Two German interaction design students have created a conceptual machine for bioprinting meat, aptly named the Cultivator.
The goal was to build a prototype for an exhibition, while raising many questions about the future of meat consumption. The students, Sarah Mautsch and Aaron Abentheuer, question its implications of energy consumption and the development of society.
The model was aimed at middle-class kitchens with the idea that people will eat less portions of meat in the future; therefore the machine would aim to design food to meet personal dietary requirements. The meat created would not necessarily appear like any regular chicken breast or piece of fish, it uses the most efficient means of printing to include the correct nutrients and flavour - focusing on technical necessity - resulting in an arbitrary-shaped representation of meat. Additionally, the model is energy-wise and self-sufficient, using solar panels to attain its energy or as a backup, the house's supply. This random-looking food that tastes like meat doesn't sound very appealing, but considering the livestock industry accounts for approximately 14.5% of all greenhouse gas emissions from human activity according to a 2013 UN Food and Agriculture Organisation report, it may be in our best interest to advance our technology in areas like these.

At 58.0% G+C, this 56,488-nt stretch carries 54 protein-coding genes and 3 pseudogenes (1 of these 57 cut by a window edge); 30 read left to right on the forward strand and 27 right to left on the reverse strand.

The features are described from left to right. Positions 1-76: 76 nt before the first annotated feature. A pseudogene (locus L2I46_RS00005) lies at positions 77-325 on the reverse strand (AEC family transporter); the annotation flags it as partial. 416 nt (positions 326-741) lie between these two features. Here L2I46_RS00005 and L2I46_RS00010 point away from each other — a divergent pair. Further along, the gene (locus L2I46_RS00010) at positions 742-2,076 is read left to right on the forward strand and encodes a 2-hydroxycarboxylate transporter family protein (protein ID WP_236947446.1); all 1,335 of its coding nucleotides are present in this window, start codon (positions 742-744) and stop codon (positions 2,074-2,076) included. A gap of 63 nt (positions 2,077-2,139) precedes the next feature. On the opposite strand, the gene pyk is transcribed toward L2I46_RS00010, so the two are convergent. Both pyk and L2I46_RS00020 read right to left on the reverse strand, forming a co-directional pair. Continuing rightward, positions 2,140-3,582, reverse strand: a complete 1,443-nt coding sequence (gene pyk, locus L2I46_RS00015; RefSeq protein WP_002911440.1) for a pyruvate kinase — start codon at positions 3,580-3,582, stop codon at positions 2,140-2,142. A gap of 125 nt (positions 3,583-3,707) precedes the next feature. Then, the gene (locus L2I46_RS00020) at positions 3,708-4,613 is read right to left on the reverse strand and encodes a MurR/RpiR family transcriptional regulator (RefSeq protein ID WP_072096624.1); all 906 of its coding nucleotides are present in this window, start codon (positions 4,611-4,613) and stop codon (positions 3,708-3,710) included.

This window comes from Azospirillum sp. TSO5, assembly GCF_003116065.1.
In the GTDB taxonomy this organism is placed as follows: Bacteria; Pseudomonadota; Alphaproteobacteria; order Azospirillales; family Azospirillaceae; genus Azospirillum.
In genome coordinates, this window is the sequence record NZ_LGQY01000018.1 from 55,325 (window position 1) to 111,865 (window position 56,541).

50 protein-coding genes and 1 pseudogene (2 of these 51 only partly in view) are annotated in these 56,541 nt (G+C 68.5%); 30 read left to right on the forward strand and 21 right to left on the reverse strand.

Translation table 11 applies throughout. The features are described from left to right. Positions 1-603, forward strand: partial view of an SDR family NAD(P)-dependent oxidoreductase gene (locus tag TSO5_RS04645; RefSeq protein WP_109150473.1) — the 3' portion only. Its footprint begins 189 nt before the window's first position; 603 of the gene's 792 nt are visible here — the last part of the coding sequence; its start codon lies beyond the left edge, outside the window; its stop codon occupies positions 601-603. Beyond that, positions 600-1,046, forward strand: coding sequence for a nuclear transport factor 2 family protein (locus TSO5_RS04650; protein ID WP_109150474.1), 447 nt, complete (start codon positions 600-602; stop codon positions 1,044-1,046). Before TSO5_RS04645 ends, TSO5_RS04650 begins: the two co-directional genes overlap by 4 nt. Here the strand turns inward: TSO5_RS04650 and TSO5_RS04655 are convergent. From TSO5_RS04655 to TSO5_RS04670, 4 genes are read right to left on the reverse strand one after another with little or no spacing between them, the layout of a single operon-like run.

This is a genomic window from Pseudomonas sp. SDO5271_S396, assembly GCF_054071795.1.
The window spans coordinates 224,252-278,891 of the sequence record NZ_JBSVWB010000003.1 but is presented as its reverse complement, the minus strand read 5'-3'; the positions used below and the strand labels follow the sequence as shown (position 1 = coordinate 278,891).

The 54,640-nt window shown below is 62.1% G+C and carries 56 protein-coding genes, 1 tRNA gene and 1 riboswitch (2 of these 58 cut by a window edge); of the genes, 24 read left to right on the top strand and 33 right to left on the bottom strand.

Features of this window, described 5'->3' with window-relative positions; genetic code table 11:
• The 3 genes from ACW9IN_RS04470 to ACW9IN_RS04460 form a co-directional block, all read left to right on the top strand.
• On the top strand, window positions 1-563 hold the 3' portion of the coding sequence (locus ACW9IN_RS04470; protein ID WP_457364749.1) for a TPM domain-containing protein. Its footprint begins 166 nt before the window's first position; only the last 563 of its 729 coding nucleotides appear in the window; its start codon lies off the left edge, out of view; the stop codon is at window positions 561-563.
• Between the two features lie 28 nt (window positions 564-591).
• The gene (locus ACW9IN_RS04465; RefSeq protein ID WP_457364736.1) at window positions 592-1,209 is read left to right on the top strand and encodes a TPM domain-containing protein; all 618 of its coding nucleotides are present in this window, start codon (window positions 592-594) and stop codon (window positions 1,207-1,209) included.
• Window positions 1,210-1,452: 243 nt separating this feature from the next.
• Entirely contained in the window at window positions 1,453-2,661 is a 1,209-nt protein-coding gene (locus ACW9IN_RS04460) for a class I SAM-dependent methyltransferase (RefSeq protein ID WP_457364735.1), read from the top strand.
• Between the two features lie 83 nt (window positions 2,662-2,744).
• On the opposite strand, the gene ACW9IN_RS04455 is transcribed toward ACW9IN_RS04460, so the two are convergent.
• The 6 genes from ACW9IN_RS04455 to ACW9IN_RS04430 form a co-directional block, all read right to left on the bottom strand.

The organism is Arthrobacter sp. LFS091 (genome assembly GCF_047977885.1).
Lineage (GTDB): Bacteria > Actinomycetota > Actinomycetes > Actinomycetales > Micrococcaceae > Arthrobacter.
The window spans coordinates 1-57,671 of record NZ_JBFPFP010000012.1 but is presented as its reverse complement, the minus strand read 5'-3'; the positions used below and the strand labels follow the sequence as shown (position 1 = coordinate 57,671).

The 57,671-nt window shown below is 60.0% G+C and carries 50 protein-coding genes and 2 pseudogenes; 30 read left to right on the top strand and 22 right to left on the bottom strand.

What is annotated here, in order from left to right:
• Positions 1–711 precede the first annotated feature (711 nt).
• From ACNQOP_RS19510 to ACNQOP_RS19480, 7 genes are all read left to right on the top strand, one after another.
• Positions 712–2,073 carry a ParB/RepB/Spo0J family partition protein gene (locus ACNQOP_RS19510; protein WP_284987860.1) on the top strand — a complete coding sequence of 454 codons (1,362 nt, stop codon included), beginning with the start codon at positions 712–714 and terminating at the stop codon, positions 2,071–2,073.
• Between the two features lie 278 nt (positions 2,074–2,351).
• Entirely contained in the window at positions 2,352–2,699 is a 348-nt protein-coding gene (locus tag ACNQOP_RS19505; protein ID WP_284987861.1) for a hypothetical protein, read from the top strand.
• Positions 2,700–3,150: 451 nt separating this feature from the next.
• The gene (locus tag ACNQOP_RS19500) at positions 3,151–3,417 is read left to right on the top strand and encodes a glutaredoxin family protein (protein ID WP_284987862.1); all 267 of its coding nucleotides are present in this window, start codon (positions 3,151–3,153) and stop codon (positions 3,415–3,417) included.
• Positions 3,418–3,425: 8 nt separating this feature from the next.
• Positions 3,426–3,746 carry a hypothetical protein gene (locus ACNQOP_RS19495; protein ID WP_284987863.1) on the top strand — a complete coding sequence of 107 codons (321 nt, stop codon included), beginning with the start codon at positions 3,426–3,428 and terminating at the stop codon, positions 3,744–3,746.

The interface, written in German, shows the nutrients such as cholesterol, fat, calcium and more, for a particluar serving or recipe
Side view of the model
Mautsch and Abentheuer drew inspiration from many readings that provoked the questions of food nutrition and the future of consumption. These include: the state of food and agriculture study by the UN, 2063 Dining by Trendstop for Miele at the London Design Festival 2013, IKEA's The Future of Kitchens and more.